Oro Valley resident and Four-Star General John Wickham recalls returning home from the Vietnam War after being almost mortally wounded during combat. A well-dressed, middle-aged woman walked up to him at Grand Central Station. She didn’t shake his hand or offer a thank you. Instead, she spit in his face and called him, as he puts it, “some of the foulest names you can imagine.” That was the mentality of many American citizens toward soldiers during the Vietnam War.
Veteran’s Day is Monday, and while most citizens are instinctively grateful to our men and women in uniform, there are still some that, at least metaphorically, spit in the faces of our brave soldiers.
While the type of disdain seen during the Vietnam War may not be as prevalent these days, there are still some who neglect the derivation of their freedoms by not only rejecting the value of service members, but also actively promoting hatred toward them.
Groups like the Westboro Baptist Church, who, taking full advantage of the freedom of speech and religion that our military fights to protect, protest at fallen soldiers’ funerals, boasting signs that read “Thank God for Dead Soldiers.”
Fortunately, there are those who stand up against such hatred. The Patriot Guard riders, a motorcycle group, has become well known for forming barriers between Westboro members and families during funeral services for fallen servicemen, revving their motors to drown out the slanderous protests.
Anonymous, a hacking group, has digitally rebuked Westboro’s efforts by brand jacking and hacking its Facebook page, countering the group’s hateful tactics with positive, uplifting memes and messages.
Even former members of Westboro are beginning to speak out. Megan and Grace Phelps-Roper, granddaughters of Westboro Pastor Fred Phelps, recently abandoned all ties with the church, acknowledging they caused a “lot of hurt of people,” and are now “working to do good.”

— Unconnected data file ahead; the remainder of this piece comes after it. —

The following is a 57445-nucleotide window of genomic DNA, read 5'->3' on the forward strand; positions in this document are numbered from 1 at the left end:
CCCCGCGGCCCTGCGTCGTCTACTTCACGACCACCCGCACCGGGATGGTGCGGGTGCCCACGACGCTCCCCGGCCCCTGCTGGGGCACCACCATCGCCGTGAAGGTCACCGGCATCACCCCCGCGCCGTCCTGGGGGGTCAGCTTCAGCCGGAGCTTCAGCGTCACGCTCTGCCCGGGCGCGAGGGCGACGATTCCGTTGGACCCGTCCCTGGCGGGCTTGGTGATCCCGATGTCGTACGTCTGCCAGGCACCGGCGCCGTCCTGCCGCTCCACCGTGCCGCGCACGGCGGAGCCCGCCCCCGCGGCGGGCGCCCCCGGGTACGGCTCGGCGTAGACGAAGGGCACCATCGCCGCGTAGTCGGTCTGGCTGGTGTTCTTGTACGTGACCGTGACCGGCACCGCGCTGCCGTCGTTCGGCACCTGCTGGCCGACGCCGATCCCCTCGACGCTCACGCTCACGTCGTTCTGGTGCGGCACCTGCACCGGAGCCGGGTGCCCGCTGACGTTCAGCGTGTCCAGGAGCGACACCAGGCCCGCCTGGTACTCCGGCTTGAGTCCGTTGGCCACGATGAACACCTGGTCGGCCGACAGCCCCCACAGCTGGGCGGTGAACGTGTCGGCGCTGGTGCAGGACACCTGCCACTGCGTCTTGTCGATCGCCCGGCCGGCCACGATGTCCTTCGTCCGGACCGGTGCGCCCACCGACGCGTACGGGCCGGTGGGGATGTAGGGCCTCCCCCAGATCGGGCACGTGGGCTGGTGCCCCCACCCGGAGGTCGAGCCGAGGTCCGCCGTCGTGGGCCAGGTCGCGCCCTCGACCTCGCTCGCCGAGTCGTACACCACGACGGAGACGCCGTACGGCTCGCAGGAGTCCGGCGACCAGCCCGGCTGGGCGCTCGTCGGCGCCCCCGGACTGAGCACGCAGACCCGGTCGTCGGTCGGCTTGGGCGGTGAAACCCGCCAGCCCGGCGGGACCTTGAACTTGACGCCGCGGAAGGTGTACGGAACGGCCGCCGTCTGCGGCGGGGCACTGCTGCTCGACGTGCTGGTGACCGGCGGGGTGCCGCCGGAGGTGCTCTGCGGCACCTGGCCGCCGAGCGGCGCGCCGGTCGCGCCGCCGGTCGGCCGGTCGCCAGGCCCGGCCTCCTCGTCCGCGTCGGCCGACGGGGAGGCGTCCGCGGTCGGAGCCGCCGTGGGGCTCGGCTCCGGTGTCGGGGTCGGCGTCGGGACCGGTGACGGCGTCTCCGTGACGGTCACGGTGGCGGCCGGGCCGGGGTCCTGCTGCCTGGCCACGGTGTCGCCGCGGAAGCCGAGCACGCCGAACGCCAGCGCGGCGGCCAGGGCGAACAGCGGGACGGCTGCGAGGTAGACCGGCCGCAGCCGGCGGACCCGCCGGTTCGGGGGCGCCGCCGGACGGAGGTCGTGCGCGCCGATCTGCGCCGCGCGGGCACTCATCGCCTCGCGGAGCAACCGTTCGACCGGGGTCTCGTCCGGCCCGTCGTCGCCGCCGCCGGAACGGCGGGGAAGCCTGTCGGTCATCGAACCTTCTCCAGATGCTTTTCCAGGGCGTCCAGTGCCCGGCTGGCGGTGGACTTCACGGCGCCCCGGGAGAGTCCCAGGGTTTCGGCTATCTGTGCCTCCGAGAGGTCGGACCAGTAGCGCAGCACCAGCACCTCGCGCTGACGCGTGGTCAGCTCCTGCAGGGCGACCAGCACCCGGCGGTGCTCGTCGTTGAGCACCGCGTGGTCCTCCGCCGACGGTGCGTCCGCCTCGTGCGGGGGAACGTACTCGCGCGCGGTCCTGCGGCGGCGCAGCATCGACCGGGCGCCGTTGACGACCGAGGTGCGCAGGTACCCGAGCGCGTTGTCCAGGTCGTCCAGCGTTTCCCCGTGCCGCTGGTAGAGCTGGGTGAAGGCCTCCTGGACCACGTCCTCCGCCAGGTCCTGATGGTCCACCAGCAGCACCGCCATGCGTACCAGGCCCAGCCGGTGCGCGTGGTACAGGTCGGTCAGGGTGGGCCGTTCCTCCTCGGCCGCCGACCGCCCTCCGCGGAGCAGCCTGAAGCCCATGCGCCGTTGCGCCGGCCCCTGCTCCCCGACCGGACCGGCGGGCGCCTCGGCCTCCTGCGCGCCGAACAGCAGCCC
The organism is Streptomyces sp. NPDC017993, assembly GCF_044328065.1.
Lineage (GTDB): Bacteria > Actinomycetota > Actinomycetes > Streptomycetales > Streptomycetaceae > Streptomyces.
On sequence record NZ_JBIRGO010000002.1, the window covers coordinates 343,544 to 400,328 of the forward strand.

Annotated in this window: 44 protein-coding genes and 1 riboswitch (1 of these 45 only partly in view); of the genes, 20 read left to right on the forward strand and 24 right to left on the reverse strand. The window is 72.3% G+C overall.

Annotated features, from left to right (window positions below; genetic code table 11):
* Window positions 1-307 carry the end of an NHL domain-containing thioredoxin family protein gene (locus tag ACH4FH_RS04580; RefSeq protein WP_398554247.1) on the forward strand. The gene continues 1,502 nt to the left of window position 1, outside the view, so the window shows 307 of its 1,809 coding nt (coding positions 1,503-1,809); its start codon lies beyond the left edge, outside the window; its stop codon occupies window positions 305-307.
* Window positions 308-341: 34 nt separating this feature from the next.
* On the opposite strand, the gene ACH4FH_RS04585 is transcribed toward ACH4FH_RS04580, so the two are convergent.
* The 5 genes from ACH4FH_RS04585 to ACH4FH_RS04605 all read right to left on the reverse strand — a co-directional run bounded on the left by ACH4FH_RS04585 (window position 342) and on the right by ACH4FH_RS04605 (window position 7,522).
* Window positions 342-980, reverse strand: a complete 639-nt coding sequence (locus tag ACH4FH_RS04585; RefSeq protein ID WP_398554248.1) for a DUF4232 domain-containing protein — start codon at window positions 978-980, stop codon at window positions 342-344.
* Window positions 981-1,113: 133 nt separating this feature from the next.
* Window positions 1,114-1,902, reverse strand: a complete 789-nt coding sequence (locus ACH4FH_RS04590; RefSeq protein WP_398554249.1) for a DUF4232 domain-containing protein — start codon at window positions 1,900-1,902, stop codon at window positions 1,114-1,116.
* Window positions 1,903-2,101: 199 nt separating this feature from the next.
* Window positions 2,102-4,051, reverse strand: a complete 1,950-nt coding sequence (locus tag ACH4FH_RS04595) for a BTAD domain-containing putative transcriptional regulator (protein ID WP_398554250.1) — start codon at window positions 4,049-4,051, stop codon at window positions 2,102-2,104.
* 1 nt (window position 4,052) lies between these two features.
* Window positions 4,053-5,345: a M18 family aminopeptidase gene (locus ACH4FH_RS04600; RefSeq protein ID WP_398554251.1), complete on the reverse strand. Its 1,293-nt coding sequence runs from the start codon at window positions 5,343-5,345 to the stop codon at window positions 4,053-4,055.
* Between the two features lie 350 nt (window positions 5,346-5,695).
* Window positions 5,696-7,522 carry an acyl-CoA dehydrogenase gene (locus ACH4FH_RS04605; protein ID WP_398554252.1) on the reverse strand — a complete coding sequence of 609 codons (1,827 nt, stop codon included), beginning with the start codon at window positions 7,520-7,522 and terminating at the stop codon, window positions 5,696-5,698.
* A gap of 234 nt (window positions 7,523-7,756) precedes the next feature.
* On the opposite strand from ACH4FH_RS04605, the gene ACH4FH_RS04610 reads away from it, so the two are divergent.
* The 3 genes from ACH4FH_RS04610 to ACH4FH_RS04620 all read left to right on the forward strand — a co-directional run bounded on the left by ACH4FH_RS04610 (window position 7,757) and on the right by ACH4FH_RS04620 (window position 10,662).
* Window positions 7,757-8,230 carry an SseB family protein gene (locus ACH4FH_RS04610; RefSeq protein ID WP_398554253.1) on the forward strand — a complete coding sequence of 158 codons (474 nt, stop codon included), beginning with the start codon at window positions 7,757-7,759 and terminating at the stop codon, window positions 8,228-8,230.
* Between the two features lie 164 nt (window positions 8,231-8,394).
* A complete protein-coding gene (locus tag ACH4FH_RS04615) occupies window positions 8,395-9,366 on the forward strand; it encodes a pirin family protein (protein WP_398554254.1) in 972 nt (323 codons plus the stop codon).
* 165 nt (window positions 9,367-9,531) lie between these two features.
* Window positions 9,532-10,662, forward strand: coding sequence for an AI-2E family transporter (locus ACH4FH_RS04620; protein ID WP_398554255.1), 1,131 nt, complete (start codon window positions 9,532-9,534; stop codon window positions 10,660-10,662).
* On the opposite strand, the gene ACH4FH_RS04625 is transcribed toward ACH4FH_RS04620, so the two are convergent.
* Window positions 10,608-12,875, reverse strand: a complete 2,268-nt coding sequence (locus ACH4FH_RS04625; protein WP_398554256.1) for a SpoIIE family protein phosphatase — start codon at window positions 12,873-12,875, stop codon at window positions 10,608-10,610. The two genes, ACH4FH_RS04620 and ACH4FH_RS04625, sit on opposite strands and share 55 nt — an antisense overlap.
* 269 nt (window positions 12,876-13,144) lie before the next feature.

Our veterans deserve better than what they get – and not only when it comes to hate groups. Unemployment rates for veterans, while decreased this year, continue to hover around seven percent, and particularly affect young veteran jobseekers. Divorce rate for soldiers – often the result of PTSD or long periods of separation, have skyrocketed. Veteran’s care for the injured continues to be a task that is of higher demand than it is of fulfillment. Suicide rates for soldiers returning home are substantial.
Some or all of these factors may seem foreign to the average American, as less than one half of one percent of this nation’s population will ever wear a military uniform. The extreme sacrifices made by our soldiers need to be met with an equal or greater response.
You’re probably not a member of The Patriot Guard riders or Anonymous. You may not own a business in which you can choose to employ a veteran looking for work. You may not be able to cure a veteran’s PTSD or injury. You may not feel like there is much you can do at all. But there is.
This Veteran’s Day, you can walk up to a member of this nation’s military, shake his or her hand, and say, “Thank you for your service.”
And you should.